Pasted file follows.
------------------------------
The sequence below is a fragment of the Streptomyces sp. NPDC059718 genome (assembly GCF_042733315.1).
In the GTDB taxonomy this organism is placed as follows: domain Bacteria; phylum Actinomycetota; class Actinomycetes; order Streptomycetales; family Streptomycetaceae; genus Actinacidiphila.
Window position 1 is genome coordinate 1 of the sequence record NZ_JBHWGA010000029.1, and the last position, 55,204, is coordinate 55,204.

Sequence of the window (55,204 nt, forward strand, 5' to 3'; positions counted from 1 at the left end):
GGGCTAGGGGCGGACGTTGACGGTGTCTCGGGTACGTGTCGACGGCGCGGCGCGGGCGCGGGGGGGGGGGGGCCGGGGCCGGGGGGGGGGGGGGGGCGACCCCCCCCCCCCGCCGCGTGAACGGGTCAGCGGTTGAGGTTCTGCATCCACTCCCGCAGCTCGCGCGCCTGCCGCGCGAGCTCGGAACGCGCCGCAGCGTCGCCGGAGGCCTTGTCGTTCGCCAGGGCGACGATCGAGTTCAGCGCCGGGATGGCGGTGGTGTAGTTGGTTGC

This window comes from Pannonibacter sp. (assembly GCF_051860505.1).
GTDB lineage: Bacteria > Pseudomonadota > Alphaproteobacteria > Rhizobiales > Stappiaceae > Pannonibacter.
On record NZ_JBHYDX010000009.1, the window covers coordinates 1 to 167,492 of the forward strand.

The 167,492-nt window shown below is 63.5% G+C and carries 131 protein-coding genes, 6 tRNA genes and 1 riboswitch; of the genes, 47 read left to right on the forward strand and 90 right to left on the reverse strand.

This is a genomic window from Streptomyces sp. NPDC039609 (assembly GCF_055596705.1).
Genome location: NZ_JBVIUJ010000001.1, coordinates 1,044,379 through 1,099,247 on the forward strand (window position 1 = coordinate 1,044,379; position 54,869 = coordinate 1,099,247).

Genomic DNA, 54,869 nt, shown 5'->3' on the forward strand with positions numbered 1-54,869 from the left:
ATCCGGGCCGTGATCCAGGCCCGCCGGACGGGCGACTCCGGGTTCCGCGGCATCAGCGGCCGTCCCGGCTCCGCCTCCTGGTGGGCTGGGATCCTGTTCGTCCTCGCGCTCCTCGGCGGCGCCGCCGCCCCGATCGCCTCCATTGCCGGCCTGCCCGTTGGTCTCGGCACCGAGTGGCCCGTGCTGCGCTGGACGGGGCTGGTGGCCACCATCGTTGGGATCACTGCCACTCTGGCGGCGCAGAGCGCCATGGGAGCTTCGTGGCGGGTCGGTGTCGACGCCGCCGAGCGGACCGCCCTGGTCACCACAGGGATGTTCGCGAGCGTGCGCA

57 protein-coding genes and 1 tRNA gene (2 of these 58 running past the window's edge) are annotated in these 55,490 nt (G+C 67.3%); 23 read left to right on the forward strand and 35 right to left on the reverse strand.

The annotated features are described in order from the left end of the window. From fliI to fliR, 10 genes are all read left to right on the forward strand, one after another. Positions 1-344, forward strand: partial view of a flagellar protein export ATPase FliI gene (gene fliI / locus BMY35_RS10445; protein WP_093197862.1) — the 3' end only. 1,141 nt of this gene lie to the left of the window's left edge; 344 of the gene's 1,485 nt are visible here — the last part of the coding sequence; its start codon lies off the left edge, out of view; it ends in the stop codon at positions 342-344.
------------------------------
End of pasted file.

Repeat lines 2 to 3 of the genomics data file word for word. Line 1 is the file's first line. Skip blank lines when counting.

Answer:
In the GTDB taxonomy this organism is placed as follows: domain Bacteria; phylum Actinomycetota; class Actinomycetes; order Streptomycetales; family Streptomycetaceae; genus Actinacidiphila.
Window position 1 is genome coordinate 1 of the sequence record NZ_JBHWGA010000029.1, and the last position, 55,204, is coordinate 55,204.